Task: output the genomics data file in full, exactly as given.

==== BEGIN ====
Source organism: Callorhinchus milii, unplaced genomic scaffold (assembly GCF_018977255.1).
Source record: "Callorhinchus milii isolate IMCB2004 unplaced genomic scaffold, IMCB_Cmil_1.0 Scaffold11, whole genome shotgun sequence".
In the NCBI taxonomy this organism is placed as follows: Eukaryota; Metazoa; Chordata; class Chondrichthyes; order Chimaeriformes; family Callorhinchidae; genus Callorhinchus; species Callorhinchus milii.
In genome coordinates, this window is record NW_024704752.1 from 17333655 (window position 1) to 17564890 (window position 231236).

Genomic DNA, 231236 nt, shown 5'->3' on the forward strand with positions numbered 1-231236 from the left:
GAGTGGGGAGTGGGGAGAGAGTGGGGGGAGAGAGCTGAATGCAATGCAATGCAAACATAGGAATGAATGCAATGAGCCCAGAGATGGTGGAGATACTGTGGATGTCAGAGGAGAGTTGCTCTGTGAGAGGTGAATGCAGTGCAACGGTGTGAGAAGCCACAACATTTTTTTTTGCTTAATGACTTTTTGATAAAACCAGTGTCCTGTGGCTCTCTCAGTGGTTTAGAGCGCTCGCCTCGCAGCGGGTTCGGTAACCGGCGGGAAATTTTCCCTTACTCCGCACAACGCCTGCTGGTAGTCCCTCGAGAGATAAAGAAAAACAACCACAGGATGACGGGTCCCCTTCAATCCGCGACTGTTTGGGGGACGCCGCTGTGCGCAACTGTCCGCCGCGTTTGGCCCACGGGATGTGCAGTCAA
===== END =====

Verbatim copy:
Source organism: Callorhinchus milii, unplaced genomic scaffold (assembly GCF_018977255.1).
Source record: "Callorhinchus milii isolate IMCB2004 unplaced genomic scaffold, IMCB_Cmil_1.0 Scaffold11, whole genome shotgun sequence".
In the NCBI taxonomy this organism is placed as follows: Eukaryota; Metazoa; Chordata; class Chondrichthyes; order Chimaeriformes; family Callorhinchidae; genus Callorhinchus; species Callorhinchus milii.
In genome coordinates, this window is record NW_024704752.1 from 17333655 (window position 1) to 17564890 (window position 231236).

Genomic DNA, 231236 nt, shown 5'->3' on the forward strand with positions numbered 1-231236 from the left:
GAGTGGGGAGTGGGGAGAGAGTGGGGGGAGAGAGCTGAATGCAATGCAATGCAAACATAGGAATGAATGCAATGAGCCCAGAGATGGTGGAGATACTGTGGATGTCAGAGGAGAGTTGCTCTGTGAGAGGTGAATGCAGTGCAACGGTGTGAGAAGCCACAACATTTTTTTTTGCTTAATGACTTTTTGATAAAACCAGTGTCCTGTGGCTCTCTCAGTGGTTTAGAGCGCTCGCCTCGCAGCGGGTTCGGTAACCGGCGGGAAATTTTCCCTTACTCCGCACAACGCCTGCTGGTAGTCCCTCGAGAGATAAAGAAAAACAACCACAGGATGACGGGTCCCCTTCAATCCGCGACTGTTTGGGGGACGCCGCTGTGCGCAACTGTCCGCCGCGTTTGGCCCACGGGATGTGCAGTCAA